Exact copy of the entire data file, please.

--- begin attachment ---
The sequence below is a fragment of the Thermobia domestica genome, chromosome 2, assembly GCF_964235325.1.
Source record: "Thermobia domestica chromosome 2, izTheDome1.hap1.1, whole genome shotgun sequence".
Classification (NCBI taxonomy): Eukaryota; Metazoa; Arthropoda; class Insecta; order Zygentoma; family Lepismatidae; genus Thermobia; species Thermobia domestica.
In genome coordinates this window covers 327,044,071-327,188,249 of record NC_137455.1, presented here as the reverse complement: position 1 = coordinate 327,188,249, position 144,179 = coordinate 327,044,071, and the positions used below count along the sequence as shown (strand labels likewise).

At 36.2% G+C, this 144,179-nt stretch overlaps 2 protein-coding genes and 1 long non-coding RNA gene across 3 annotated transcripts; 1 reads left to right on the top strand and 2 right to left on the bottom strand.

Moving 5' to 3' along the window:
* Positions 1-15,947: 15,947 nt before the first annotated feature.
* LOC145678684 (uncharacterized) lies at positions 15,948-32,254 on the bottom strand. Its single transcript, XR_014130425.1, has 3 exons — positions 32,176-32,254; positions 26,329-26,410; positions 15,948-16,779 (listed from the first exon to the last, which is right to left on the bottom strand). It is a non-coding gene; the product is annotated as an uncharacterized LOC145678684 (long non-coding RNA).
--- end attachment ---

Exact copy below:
The sequence below is a fragment of the Thermobia domestica genome, chromosome 2, assembly GCF_964235325.1.
Source record: "Thermobia domestica chromosome 2, izTheDome1.hap1.1, whole genome shotgun sequence".
Classification (NCBI taxonomy): Eukaryota; Metazoa; Arthropoda; class Insecta; order Zygentoma; family Lepismatidae; genus Thermobia; species Thermobia domestica.
In genome coordinates this window covers 327,044,071-327,188,249 of record NC_137455.1, presented here as the reverse complement: position 1 = coordinate 327,188,249, position 144,179 = coordinate 327,044,071, and the positions used below count along the sequence as shown (strand labels likewise).

At 36.2% G+C, this 144,179-nt stretch overlaps 2 protein-coding genes and 1 long non-coding RNA gene across 3 annotated transcripts; 1 reads left to right on the top strand and 2 right to left on the bottom strand.

Moving 5' to 3' along the window:
* Positions 1-15,947: 15,947 nt before the first annotated feature.
* LOC145678684 (uncharacterized) lies at positions 15,948-32,254 on the bottom strand. Its single transcript, XR_014130425.1, has 3 exons — positions 32,176-32,254; positions 26,329-26,410; positions 15,948-16,779 (listed from the first exon to the last, which is right to left on the bottom strand). It is a non-coding gene; the product is annotated as an uncharacterized LOC145678684 (long non-coding RNA).